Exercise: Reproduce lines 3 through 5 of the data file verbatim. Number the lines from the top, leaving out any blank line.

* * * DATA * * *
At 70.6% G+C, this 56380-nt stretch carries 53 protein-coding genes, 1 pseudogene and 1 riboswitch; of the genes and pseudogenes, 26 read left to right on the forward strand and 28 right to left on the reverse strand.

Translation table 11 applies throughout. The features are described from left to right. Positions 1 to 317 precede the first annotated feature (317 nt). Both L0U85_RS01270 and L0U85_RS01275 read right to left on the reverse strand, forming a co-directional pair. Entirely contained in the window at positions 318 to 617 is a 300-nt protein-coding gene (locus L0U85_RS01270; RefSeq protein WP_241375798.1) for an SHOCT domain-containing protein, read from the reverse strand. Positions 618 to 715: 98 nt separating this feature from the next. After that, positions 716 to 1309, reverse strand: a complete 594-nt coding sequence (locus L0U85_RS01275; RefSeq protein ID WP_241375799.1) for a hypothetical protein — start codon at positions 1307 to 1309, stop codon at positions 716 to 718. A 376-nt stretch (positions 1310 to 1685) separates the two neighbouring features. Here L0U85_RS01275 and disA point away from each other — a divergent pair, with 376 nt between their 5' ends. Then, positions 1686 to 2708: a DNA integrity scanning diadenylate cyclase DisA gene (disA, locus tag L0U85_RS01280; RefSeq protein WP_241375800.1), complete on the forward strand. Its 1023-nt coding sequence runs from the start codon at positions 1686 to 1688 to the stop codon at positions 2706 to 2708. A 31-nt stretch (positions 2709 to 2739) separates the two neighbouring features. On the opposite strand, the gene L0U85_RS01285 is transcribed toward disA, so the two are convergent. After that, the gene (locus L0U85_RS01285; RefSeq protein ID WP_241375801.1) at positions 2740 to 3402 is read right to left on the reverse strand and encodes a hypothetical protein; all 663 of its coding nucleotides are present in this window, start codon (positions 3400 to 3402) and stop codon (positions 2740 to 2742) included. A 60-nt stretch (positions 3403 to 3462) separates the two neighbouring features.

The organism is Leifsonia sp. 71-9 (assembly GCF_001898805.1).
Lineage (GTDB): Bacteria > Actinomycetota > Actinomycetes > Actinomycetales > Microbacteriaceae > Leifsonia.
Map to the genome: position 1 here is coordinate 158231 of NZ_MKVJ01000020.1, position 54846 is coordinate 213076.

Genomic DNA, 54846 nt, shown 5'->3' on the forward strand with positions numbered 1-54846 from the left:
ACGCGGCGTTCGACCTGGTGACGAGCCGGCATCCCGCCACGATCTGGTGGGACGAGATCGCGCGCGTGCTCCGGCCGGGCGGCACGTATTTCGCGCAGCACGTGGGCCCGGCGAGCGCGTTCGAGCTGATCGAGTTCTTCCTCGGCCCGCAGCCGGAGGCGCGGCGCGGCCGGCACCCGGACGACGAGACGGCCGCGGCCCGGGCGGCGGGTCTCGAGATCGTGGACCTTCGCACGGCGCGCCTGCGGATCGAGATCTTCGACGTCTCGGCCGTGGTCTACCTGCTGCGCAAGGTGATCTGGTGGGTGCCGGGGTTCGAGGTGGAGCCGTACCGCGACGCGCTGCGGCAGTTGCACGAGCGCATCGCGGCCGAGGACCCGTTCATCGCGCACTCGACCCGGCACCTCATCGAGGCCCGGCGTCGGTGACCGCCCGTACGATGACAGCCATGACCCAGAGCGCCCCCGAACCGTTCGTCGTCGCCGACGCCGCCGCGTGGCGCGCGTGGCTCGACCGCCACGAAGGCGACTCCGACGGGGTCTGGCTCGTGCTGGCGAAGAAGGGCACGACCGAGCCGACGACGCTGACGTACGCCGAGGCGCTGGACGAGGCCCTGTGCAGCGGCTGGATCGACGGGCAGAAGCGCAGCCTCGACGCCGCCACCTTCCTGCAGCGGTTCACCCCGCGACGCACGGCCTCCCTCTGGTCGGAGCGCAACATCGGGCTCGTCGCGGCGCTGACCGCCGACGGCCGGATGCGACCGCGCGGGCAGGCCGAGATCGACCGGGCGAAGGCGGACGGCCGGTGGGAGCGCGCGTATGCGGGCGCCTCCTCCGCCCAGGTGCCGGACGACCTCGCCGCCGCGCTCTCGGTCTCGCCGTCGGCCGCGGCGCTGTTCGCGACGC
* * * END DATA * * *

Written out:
The organism is Leifsonia sp. 71-9 (assembly GCF_001898805.1).
Lineage (GTDB): Bacteria > Actinomycetota > Actinomycetes > Actinomycetales > Microbacteriaceae > Leifsonia.
Map to the genome: position 1 here is coordinate 158231 of NZ_MKVJ01000020.1, position 54846 is coordinate 213076.